Christmas bag for Lily

The little drawstring pouch above is a Kris Kringle present for one of my cousin’s children. I’ll fill it with lolly snakes for a huge sugar hit. This one is for Lily.

Christmas bag for Ollie

And the green one above is for Oliver! You can find the tutorial here.  All the pouches were made with smallish bits of fabric that were floating around in stash.

craft · other people's craft · softies

the toy formerly known as pickle

Meet Patchie – the soft toy formerly known as Pickle.


8 year old Clare sewed Patchie all by herself, with just the occasional piece of advice from me (and I put the eyes in for her). Jodie‘s instructions were excellent (and very entertaining), and Clare is extremely pleased with her new toy.


This is a terrific beginner’s project – look at what a great result you can achieve, even if you’re only 8 years old! Patchie accompanied Clare to church this morning where she was proudly displayed to anyone who would listen (and a whole lot of other people as well). Thanks Jodie for such a great pattern and well done to Clare from a very proud mother!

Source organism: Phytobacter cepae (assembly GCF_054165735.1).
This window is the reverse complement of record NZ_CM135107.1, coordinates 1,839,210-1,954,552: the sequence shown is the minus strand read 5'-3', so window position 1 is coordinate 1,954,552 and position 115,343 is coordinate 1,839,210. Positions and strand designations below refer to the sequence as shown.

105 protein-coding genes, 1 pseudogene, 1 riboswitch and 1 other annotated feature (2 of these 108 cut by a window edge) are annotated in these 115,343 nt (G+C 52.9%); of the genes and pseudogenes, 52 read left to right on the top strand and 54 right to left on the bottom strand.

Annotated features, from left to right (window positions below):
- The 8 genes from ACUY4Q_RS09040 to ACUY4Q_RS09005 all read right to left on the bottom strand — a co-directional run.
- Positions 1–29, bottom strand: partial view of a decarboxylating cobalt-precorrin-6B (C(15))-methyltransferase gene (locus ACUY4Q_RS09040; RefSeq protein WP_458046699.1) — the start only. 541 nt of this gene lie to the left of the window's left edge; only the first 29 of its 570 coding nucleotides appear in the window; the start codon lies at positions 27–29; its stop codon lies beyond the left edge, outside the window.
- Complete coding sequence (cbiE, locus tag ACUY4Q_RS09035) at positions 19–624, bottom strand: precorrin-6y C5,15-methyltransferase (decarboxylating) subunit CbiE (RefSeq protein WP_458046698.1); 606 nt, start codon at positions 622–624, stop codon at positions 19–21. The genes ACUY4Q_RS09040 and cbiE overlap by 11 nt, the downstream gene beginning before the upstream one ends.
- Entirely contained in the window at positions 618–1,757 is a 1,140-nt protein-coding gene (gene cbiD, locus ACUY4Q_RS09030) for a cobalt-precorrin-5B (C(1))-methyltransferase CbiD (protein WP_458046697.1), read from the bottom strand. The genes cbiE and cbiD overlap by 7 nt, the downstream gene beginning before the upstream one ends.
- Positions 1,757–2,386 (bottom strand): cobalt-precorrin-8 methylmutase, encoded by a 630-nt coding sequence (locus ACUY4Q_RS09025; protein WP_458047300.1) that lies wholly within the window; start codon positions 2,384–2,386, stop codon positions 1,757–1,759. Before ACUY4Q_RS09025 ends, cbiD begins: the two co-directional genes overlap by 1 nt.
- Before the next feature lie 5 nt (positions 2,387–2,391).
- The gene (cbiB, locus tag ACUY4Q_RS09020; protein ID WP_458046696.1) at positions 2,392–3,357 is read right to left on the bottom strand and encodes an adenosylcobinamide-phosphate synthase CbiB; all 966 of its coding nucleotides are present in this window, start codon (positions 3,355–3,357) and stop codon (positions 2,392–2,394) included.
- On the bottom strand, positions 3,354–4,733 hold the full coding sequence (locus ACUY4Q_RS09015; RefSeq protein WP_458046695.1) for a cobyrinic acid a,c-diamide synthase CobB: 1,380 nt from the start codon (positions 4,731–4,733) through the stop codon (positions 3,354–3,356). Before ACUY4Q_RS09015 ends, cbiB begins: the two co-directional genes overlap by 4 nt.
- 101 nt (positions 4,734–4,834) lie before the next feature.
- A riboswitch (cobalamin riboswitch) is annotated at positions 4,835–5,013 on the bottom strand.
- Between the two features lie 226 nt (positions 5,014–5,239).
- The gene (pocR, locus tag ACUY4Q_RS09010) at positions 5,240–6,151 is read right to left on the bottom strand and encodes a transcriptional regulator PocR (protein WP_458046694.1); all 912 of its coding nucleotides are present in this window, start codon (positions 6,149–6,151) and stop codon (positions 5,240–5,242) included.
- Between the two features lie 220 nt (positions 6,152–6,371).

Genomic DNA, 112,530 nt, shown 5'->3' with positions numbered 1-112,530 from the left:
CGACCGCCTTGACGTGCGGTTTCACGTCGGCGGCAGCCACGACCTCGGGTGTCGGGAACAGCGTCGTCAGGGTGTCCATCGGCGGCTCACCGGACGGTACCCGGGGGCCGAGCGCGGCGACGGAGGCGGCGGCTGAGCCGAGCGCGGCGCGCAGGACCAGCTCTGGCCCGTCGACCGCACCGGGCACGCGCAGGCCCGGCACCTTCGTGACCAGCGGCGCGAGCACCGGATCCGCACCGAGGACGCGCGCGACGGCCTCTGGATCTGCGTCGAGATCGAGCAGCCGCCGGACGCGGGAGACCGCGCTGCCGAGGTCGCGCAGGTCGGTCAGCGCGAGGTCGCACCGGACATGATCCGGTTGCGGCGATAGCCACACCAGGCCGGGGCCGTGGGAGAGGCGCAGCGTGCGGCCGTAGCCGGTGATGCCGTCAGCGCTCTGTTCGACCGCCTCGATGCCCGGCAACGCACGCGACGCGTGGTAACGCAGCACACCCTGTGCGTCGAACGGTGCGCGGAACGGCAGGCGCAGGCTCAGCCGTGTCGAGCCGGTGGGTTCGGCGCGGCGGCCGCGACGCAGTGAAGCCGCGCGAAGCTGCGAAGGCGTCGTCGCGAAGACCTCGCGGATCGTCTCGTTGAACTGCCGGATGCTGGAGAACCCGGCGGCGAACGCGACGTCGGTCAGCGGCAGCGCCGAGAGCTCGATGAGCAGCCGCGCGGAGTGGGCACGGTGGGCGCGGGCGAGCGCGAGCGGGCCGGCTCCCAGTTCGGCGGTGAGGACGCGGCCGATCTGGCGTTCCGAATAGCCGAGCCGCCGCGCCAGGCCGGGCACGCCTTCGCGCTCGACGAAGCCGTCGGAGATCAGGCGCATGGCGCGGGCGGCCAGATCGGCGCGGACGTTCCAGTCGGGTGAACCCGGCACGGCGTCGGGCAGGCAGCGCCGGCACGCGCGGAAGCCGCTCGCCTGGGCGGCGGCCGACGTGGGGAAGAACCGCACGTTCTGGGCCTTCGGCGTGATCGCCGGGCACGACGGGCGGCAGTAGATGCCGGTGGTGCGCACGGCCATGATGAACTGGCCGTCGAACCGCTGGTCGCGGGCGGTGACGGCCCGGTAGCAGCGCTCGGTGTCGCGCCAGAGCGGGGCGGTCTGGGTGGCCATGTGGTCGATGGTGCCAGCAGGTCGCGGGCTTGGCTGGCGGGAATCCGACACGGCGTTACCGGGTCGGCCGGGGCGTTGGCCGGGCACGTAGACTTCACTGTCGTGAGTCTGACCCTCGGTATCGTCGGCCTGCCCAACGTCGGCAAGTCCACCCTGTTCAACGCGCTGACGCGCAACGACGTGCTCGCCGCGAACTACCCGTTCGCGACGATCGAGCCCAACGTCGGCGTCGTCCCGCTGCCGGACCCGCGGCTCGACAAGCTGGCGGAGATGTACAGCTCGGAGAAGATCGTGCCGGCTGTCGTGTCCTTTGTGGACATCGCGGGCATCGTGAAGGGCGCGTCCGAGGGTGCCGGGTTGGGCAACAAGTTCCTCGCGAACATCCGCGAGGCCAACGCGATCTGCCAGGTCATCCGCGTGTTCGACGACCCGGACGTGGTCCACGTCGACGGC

bags · craft

zpagetti roma bag

Remember that when I was at the craft show a month or so ago I bought a kit to make a bag from zpagetti fabric yarn?  It’s finally done.  Ta-da!

Zpaghetti crocheted bag

Although I think it looks quite good, I’m actually quite disappointed with this project. I didn’t enjoy making it, as the yarn was difficult to work with and the big hook and stitches were hard on my hands. The finished bag is very heavy, even before you put anything in it. And it really does need lining, as items could stick through the gaps in the stitches.

Zpaghetti crocheted bag

I do like the ribbed stitches that the body of the bag was worked in, but the circle pieces at the ends took quite a few goes to get right. The pattern is not terribly precise. So overall? I think that this yarn is great for floor rugs, but on a practical level is not great for bags.  More on my Ravelry project page here.